Woodson State Fishing Lake and Wildlife Area

Lake Fegan
Woodson State Lake - all photos by Jim Mason

Hiding in the Chautauqua Hills, just a few miles northeast of Toronto Reservoir, is enchanting little Woodson State Fishing Lake.

It is surrounded by classic cross-timbers habitat, with dominant post and blackjack oak, big and little bluestem, sideoats grama, and Indiangrass.

 

Upland bluestem prairie is prevalent in the adjacent Woodson Wildlife Area. On the east side of the lake the cool, wooded ravines are great for exploring. Ferns and mosses grow around the rocky outcroppings and clear pools formed by the dripping stream.

The Chautauqua Hills is a fascinating sliver of sandstone hills no more than 10 miles wide that penetrates up into the Osage Cuestas from Oklahoma. Remnants of a sandy Pennsylvanian age river delta formed between 320 and 286 million years ago, this region features a rugged terrain of oak-bluestem savannas called the cross-timbers.
Blooming redbuds and booming greater prairie chickens make spring a delightful time to visit.

The predominant sandstone of the area was used in this ornate wall that runs the full length of the dam.

Woodson Lake was built by the Civilian Conservation Corps in the 1930's.  It is known as Lake Fegan by old-timers.

View from the dam

In March and April watch for lesser scaup, goldeneyes, and buffleheads on the lake. Survey the shallows for great blue herons and the mudflats for least sandpipers and lesser and greater yellowlegs. The woodlands and thickets are inhabited by a variety of woodpeckers and songbirds. In early spring, you may hear the song of western chorus frogs coming from the lake's edge. From May into summer, listen for northern cricket frogs and bullfrogs calling from the lake and gray treefrogs from the prairie and woodland edge. Examine rocky sites for lizards, skinks, and snakes. Be alert for copperheads! Painted turtles and sliders may bask on logs in the water. Tracks of opossum, raccoon, and deer are frequently seen on the mudflats. Watch for these secretive mammals in the twilight hours. Listen at night for the barred owl, chuck-will's-widow, and the "yip yip yeowww" of the coyote. A variety of damselflies and dragonflies frequent the lake, and butterflies are found in the woods and grasslands. In the woodland edge and open prairie you may see raptors, mourning doves, and upland plovers.

Blinds are available for spring viewing of greater prairie chickens. Call the Toronto/Fall River Unit Office at Toronto State Park (620-637-2213) for arrangements.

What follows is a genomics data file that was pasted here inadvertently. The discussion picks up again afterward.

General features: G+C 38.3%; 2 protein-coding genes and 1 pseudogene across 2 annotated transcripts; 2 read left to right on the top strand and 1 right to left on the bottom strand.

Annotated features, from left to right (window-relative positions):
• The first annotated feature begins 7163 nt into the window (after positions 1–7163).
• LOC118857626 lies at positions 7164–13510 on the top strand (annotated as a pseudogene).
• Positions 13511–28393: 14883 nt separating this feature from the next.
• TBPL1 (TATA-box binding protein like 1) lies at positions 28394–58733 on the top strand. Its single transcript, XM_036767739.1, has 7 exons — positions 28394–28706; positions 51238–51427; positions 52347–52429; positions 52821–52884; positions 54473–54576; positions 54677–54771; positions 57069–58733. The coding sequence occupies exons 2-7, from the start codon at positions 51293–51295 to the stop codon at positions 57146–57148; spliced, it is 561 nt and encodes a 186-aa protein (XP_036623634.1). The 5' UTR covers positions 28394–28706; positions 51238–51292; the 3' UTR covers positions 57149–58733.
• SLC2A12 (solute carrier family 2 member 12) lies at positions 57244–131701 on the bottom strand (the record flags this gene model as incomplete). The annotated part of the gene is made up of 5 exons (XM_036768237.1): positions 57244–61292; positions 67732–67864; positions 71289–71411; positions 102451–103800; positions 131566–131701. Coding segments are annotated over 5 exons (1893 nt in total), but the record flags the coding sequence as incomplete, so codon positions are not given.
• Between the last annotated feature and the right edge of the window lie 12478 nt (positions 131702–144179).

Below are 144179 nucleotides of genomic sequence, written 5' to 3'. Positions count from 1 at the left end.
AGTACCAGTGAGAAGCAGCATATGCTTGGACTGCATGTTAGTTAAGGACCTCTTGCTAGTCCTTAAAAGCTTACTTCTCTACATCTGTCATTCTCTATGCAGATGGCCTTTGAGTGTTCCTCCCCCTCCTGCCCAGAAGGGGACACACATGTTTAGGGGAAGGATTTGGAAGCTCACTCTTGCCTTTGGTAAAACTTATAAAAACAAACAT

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Picnic tables, Vault toilets, Grills, Drinking water, Dump station, Shelter house, Boat ramp.

Camping icon 30 camping pads and primitive camping.

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Trail icon No developed trails.

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Woodson Lake map

Directions: From Yates Center (90 miles east of Wichita) travel 7 miles southwest on U.S. 54. Follow the gravel road south 3 miles, then east for 1.25 miles.

Location in Kansas

For a Google Map for this site, click here.

Ownership: The entity responsible for management of Woodson Lake is the Kansas Department of Wildlife, Parks & Tourism.  Contact them at (620) 431-0380 if you have specific questions about use or management of this site.
You may download the KDWPT brochure on Woodson State Fishing Lake from their web site.

2,850 acres

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Funded by the Chickadee Checkoff Program
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The Natural Kansas web site © 2011 by
the Kansas Department of Wildlife, Parks & Tourism.

Re-publication of site content in any form other than for personal use requires written permission.  If you are a Kansas resident, please assist with this and other wildlife viewing and conservation programs by contributing to the Chickadee Checkoff on your state tax form.

Questions or comments about Natural Kansas may be directed to
Kansas Department of Wildlife, Parks & Tourism

 

Questions or comments about Natural Kansas may be directed to
Kansas Department of Wildlife, Parks & Tourism